In a glitch? Need a switch? Hear my pitch

When life throws you lemons, should you make lemonade, or throw them back full-force to the deities above?

At one point or another, all hapless souls seek out the advice of others; it’s common knowledge that an unbiased, third-party opinion is just what you need to lift those rose-tinted Gucci glasses off your nose, and get grooving out of your rut. Whether it’s navigating university, relationships, or one of life’s many lessons, here’s some invaluable advice to get you through what’s pressing.

How can I become more confident?

Just a boy looking to find his inner Beyoncé

Art by  Alex Shute .

Art by Alex Shute.

Confidence means something different to everyone. For some, it means being able to fearlessly approach and conduct a conversation with a stranger at a moment’s notice, but for others, it may be as simple as maintaining eye contact while ordering at a restaurant. There can be no one-size-fits-all approach to raising your confidence levels.

My best advice would be to identify your main challenges, and set some small achievable goals to help overcome them. For example, to combat my fear of making friends during my first year of university, I set the goals of not sitting alone in a lecture or tutorial, introducing myself to my desk and lecture buddies every week (because they always tend to rotate), try and set up a coffee date with my new buddies, join a society and speak to someone in the same society, and go to a society event, even though I initially didn’t know anyone there. There is a slight progression, especially during the first few steps, which allows you to ease yourself into these scary situations. It’s challenging, but you’ll be so proud once you tick these goals off your list.

My friend stopped talking to me when she went on exchange! What should I do?

Unlucky in friendship

Going on exchange is an exciting and tumultuous time. While you may see it as your friend going on a vacation in a beautiful and exotic place – there is likely much more happening behind the scenes. Understanding that your friend is probably facing stressful situations, relating to finances, family and employment, is key.
Give your friend time to settle into their new life on exchange. If
you feel like they have had time to adjust to life alone overseas, however, maybe send a thoughtful message letting them know you’re thinking of them and missing them. Your friend should have so much to tell you about their exchange experiences – whether it be a horrifying flight story or hilarious accidents in culture-shock.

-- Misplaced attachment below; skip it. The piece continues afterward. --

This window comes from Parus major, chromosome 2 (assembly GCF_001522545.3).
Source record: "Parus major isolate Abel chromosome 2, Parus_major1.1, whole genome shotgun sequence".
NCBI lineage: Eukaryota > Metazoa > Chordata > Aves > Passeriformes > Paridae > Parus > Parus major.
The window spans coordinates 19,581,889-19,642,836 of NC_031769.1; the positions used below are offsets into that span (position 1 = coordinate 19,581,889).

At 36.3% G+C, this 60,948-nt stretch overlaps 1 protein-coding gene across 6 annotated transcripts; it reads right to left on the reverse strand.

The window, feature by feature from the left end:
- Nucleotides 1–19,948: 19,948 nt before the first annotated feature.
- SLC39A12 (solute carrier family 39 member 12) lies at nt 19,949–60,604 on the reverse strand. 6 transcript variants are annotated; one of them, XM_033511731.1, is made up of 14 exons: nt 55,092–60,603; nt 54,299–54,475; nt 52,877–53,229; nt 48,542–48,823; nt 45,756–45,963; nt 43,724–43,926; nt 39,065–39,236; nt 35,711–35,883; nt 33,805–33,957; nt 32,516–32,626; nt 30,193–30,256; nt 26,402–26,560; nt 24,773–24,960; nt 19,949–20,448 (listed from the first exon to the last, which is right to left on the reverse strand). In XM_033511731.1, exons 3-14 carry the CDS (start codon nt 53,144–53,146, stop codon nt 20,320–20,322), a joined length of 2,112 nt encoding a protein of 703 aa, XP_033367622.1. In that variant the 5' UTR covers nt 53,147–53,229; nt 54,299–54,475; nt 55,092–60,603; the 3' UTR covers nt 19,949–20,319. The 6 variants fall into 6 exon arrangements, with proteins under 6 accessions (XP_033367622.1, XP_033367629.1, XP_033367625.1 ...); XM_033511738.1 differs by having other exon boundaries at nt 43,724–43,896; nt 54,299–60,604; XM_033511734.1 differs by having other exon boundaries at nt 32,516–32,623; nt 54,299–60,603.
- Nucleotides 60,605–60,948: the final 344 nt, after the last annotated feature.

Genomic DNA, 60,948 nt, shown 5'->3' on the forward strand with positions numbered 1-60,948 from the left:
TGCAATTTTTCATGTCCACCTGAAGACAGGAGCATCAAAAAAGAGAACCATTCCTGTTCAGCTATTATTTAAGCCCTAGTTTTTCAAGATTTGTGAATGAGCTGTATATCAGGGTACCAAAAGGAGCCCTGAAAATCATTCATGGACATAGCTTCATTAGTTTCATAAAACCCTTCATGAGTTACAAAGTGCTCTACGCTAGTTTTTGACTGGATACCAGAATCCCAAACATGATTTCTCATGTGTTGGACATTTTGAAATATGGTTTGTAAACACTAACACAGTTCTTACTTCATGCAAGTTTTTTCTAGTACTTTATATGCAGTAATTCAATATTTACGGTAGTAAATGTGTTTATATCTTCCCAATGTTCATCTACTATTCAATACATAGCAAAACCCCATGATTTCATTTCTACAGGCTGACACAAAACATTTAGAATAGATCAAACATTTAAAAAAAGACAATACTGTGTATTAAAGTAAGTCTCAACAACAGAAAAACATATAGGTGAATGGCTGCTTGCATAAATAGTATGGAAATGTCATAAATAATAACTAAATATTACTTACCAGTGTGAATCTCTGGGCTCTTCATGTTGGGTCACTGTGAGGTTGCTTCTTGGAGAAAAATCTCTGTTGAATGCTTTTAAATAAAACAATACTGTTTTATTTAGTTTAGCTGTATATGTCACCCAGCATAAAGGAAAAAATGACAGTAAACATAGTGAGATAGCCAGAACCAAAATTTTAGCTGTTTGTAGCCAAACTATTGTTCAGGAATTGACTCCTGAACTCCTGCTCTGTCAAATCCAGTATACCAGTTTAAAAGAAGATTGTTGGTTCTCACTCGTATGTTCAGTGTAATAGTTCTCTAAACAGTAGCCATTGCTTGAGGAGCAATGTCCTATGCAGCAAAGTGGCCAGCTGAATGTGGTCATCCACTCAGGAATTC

If your friend simply isn’t reciprocating and you’ve attempted to maintain the friendship alone – it’s time to speak up. Sometimes, people can be oblivious and simply not realise the effect of their actions or in this case, lack of actions. But if you don’t say anything, it can’t begin to be fixed.

How can I balance my life during university? I don’t want to give up work, friends, family or university!

Have my cake and eat it too

This is the true blow of transitioning from high-school to university life. While your two- to three-day class schedule might seem like bliss compared to a five-day high-school life, factoring in the need for work and making time for a social life can make life unbearable. The most imperative thing to do is to keep organised. Utilise the calendar on your phone, such as Google Calendar, to keep track of your key assessment dates, working hours and social events.

Take this one step further and pencil in when you intend to begin assessments, and what progress you want to achieve by a certain date. Keeping university life under control allows you more time and flexibility to work and socialise with family and friends. Another important note is to know your limits. While a certain job might seem like a dream-come-true to get your foot in the door of your field, consider whether it is truly viable for you to take the role on. Taking care and maintaining your mental and physical health is crucial to keep you going through the semester. If you’re feeling out of control, dial back and reject that job offer, or retreat from extracurricular activities for a while. Prioritising is always important.

This article appeared in The Comma’s 2018 Annual Edition. Read more here.

Stephanie Luong is a second year combined Law/Communications (Social and Political Sciences) student and is most likely asleep right now, or at any given moment really.